**Welcome Back Dear Readers!**

That last Let’s Program went pretty well. Built a nifty little chatbot and got some good reader feedback. So let’s give this a second go. Our topic this time? Swarm Intelligences!

**What Is A Swarm Intelligence?**

A swarm intelligence is a large-scale alien brain capable of controlling billions and billions of deadly warriors at one time. They grow stronger and smarter by absorbing the DNA and memories of other species. They are ruthless, efficient and unstoppable.

**I’m Pretty Sure That Isn’t Right**

Oh, sorry. Looks like my old Starcraft manual got mixed in with my research material. My bad. Good game though. I really ought to get around to buying the sequel. Rumor has it this one has 3D graphics and everything!

Anyways, let’s start over!

**What Is A Swarm Intelligence?**

The phrase “Swarm Intelligence” refers to a bunch of different problem solving algorithms that were all inspired by watching how real life animals make group decisions. Things like flocks of birds, schools of fish, colonies of ants and swarms of bees have all inspired their own types of swarm intelligence. While each swarm intelligence algorithm is different most are based around the idea of creating a large number of semi-independent problem solving programs that work together and share information. Why have just one AI working on your problem when you can have 100?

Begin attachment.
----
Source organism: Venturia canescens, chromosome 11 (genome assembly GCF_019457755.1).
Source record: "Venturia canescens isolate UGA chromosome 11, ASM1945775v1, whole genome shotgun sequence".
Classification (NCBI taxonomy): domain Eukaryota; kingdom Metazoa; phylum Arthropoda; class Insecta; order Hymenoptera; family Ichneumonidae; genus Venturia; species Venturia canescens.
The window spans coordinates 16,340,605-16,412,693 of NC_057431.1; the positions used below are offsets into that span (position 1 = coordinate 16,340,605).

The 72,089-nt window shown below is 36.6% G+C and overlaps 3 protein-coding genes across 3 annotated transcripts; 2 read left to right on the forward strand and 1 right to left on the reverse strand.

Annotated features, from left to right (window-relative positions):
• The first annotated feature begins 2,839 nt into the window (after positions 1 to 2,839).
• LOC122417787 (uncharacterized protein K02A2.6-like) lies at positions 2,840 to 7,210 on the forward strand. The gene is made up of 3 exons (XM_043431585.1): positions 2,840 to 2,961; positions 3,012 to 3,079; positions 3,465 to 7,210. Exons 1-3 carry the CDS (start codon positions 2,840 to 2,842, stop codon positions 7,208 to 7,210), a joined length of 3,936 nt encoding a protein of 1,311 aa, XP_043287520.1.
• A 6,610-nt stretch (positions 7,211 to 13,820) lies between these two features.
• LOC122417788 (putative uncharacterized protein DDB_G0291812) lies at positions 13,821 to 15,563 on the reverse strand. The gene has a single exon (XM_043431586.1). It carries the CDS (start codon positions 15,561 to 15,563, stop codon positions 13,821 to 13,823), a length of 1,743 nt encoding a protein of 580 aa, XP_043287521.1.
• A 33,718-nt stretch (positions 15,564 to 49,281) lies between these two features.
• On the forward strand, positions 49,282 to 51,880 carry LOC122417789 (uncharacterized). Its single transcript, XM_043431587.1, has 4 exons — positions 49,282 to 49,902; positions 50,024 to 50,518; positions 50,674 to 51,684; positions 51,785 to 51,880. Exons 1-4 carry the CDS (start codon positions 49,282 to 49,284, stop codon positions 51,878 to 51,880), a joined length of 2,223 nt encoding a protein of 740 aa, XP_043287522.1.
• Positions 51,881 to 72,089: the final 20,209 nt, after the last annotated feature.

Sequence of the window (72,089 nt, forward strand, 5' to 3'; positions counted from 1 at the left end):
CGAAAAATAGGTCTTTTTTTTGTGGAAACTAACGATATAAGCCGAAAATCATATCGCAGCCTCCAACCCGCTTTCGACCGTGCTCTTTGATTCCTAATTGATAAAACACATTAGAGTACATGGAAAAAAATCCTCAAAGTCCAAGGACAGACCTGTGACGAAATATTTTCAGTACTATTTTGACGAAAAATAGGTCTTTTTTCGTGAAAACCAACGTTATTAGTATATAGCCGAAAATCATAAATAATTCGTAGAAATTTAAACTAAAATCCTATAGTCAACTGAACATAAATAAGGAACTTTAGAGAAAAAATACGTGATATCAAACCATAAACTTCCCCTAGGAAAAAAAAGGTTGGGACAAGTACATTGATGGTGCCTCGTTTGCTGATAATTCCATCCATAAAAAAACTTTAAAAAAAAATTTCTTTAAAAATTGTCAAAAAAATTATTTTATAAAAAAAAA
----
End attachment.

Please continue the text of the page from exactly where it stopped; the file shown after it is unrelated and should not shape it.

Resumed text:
Of course, the fact that there are so many different kinds of swarm intelligences means we can’t really just program a generic “Swarm Intelligence”. We’re going to have to choose a specific kind. After a little research I decided that this Let’s Program is going to focus on a type of AI called a “Particle Swarm Optimizer”.

So for the rest of this series when I say “Swarm Intelligence” know that I’m probably referring to a “Particle Swarm Optimizer”. But always remember, there are lots of different kinds of swarm intelligence and they all work differently.